The United States is in the throes of the most serious recession in post-war history. Despite improving employment numbers, the official unemployment rate still exceeded 8% in March 2012. Amidst this malaise, the health care sector is one of the few areas of steady growth.1 It may seem natural to think that if the health care sector is one of the bright spots in the economy,public policies should aim to foster continued growth in health care employment. Indeed, hospitals and other health care organizations point to the size of their payrolls as evidence that they play an important role in economic recovery, a role that must not be endangered by reforms that seek to reduce spending on health care. Politicians on both sides of the aisle are quick to emphasize the “job-creating” or “job-killing” aspects of reforms. But this focus on health care jobs is misguided. The goal of improving health and economic well-being does not go hand in hand with rising employment in health care. It is tempting to think that rising health care employment is a boon, but if the same outcomes can be achieved with lower employment and fewer resources, that leaves extra money to devote to other important public and private priorities such as education,infrastructure, food, shelter,and retirement savings.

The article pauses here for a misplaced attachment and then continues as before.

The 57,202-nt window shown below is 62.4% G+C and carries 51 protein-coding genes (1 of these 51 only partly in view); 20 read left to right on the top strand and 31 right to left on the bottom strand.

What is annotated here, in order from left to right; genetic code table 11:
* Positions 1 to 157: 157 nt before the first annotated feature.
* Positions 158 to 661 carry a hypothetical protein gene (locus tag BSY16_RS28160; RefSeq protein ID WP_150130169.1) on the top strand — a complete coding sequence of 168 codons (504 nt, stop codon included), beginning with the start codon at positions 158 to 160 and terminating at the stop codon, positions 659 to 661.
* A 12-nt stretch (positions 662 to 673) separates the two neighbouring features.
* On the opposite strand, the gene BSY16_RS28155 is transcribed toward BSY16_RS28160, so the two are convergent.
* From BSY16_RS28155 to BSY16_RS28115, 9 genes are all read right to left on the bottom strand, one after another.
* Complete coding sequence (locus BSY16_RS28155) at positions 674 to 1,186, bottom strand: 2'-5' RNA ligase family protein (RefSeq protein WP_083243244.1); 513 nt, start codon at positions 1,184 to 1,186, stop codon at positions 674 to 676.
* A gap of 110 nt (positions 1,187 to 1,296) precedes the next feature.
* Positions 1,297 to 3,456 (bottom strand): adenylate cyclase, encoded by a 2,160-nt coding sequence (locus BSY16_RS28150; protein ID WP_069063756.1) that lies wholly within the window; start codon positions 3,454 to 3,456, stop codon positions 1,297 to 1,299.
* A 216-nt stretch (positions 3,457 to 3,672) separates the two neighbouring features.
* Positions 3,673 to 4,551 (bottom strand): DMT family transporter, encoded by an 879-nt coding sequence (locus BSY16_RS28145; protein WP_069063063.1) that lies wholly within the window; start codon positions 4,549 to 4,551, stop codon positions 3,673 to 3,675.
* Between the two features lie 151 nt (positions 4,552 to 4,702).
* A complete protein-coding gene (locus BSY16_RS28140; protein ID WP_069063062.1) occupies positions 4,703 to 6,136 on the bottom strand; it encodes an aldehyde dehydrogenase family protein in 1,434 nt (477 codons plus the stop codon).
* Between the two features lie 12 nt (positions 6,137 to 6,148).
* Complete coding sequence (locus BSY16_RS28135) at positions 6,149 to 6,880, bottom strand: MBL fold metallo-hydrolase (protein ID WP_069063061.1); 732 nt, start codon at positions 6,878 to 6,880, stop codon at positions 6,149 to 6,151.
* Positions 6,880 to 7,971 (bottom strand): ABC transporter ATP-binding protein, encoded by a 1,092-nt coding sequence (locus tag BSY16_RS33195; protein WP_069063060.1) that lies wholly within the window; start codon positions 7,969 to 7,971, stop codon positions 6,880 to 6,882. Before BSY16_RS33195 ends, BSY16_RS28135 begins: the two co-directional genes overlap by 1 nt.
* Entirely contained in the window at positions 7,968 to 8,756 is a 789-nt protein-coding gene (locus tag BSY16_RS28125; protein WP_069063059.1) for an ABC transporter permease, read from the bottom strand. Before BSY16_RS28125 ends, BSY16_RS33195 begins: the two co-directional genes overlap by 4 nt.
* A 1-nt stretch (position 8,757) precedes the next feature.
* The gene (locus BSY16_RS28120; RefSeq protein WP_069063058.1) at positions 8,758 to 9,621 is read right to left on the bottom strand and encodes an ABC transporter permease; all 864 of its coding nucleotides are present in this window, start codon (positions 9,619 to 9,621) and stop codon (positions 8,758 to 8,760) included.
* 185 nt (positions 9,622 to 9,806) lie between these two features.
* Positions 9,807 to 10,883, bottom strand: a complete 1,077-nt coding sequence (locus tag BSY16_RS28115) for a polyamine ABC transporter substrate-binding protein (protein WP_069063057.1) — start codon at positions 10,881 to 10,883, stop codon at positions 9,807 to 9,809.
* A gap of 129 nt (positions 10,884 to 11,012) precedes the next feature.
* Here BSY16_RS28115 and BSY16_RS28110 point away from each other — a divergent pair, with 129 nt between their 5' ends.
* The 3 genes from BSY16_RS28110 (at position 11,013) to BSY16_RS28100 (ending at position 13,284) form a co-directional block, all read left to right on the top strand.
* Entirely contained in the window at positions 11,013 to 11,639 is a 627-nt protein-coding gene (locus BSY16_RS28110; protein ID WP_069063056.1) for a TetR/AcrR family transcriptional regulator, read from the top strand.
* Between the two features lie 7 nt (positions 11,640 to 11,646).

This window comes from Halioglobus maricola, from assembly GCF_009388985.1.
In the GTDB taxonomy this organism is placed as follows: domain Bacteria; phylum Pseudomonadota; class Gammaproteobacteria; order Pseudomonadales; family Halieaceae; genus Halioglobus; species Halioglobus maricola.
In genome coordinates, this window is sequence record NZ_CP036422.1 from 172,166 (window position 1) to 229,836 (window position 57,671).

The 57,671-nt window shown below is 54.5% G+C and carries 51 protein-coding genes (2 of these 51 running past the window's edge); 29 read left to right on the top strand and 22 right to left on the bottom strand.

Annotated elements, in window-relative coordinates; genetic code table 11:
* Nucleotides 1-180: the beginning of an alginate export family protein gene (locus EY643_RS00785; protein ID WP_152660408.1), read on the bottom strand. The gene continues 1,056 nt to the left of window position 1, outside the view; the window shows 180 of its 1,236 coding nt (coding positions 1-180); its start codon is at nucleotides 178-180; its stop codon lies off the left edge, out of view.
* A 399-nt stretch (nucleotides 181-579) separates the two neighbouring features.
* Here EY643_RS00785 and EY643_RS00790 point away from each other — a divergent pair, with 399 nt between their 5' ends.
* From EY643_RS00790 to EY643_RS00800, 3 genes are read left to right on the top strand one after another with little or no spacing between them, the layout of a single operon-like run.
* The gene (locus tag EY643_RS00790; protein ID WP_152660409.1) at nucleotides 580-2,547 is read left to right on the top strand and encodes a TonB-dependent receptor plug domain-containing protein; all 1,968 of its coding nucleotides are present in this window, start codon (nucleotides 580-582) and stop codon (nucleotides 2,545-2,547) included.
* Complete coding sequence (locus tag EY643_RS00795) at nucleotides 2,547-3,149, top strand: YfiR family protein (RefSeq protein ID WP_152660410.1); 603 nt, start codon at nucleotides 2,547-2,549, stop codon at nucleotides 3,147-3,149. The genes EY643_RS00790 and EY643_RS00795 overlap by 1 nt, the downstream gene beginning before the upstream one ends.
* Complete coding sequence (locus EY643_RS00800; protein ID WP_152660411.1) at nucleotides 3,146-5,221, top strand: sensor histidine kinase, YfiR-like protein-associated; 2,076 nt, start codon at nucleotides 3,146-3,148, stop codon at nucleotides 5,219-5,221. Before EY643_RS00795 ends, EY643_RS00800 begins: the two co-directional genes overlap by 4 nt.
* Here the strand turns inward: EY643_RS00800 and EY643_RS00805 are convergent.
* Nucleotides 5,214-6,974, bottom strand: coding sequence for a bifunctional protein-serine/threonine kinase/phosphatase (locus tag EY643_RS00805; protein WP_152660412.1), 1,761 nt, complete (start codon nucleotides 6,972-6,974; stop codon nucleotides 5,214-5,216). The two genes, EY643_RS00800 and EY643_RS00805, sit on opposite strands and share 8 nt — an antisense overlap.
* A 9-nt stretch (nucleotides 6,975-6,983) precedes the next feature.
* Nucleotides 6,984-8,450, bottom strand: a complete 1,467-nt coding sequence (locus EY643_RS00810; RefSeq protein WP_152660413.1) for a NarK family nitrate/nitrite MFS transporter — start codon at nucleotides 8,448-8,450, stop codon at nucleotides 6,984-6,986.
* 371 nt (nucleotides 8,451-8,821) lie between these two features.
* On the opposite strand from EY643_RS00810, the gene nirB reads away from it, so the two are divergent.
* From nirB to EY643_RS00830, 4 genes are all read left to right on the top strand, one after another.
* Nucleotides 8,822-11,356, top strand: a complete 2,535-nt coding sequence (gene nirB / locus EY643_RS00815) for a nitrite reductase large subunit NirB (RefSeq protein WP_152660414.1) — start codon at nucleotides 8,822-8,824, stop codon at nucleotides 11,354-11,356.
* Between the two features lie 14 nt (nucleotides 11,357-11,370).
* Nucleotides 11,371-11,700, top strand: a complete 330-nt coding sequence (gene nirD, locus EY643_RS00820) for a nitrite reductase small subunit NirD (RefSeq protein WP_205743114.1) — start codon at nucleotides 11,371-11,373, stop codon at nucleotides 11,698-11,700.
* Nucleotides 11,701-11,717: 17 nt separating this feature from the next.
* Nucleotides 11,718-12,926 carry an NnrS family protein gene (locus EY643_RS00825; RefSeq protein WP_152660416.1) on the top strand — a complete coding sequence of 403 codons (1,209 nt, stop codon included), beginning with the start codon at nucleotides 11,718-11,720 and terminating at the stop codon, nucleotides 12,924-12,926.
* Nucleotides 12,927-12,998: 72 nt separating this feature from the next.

Baicker, Katherine, and Amitabh Chandra. "The Health Care Jobs Fallacy." New England Journal of Medicine 366.26 (June 28, 2012): 2433-2435.